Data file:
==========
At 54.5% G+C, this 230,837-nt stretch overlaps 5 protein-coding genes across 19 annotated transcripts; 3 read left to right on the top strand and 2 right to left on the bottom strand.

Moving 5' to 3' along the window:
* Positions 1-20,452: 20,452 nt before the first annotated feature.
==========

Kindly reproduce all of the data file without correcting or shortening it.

At 54.5% G+C, this 230,837-nt stretch overlaps 5 protein-coding genes across 19 annotated transcripts; 3 read left to right on the top strand and 2 right to left on the bottom strand.

Moving 5' to 3' along the window:
* Positions 1-20,452: 20,452 nt before the first annotated feature.